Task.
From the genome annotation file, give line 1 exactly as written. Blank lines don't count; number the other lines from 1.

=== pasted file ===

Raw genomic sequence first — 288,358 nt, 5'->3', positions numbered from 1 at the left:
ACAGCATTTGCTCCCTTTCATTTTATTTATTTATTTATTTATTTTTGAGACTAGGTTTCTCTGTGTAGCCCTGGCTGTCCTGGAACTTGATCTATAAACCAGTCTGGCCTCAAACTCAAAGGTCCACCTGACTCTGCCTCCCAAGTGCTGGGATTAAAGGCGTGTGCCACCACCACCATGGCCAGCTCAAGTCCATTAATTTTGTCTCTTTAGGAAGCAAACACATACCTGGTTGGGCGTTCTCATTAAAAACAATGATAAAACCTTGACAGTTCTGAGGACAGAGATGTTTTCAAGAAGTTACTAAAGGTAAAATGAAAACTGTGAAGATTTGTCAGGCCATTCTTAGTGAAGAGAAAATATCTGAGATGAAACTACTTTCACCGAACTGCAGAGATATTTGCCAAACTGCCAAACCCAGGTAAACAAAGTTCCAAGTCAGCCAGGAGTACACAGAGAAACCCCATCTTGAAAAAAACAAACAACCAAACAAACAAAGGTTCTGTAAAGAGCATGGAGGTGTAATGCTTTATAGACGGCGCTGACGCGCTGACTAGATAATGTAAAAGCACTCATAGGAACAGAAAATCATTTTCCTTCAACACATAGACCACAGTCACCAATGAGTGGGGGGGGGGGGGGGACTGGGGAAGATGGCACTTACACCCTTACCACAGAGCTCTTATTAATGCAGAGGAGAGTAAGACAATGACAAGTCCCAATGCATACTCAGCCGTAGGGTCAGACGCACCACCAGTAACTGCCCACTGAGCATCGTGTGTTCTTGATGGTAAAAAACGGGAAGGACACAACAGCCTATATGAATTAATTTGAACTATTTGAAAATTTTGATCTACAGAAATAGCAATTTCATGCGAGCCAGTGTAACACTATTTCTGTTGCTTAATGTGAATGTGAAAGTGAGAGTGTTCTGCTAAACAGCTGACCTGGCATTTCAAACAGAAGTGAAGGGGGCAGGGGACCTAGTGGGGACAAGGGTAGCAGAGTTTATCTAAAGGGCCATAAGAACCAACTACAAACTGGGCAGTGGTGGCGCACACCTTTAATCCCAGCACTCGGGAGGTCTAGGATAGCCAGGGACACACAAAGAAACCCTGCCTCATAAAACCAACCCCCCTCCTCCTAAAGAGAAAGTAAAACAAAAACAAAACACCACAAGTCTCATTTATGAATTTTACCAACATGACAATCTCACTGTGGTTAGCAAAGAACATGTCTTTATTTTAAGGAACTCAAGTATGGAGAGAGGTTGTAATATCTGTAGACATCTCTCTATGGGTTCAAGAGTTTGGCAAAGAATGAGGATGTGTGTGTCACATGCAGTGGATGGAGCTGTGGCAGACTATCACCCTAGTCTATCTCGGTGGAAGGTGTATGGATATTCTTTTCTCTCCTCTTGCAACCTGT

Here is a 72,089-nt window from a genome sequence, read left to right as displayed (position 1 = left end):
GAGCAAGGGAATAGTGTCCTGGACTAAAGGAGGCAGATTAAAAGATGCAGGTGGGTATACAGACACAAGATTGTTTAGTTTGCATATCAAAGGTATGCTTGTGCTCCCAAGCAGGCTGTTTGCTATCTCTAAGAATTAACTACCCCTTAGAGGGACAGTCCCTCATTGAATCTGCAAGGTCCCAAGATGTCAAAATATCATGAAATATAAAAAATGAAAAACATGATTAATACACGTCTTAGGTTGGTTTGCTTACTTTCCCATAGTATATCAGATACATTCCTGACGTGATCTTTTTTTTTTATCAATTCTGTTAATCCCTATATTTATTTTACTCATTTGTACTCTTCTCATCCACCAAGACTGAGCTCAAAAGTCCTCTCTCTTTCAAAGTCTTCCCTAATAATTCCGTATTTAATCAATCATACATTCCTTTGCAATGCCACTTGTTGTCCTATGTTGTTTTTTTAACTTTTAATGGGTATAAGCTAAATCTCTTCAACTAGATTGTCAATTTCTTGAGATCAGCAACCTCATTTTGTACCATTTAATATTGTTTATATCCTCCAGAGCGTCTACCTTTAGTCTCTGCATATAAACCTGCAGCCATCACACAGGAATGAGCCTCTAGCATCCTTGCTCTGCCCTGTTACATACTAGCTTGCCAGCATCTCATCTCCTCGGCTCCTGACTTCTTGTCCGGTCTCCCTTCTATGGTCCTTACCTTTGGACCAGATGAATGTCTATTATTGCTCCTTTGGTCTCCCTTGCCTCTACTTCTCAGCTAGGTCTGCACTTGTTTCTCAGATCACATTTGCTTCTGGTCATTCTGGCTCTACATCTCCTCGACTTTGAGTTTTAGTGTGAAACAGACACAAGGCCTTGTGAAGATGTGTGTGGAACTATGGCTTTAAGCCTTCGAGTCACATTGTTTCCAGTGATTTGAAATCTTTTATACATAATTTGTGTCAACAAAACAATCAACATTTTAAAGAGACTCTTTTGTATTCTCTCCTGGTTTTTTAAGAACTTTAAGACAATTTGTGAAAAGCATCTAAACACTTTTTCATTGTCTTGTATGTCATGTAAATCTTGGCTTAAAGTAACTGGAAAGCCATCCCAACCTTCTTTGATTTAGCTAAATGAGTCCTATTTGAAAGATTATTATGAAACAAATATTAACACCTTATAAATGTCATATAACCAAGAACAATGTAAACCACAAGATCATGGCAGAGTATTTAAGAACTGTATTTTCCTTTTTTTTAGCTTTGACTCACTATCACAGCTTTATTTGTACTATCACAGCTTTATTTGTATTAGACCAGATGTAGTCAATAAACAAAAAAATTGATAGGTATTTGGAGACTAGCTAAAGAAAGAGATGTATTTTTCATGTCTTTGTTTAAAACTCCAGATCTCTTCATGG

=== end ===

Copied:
Raw genomic sequence first — 288,358 nt, 5'->3', positions numbered from 1 at the left: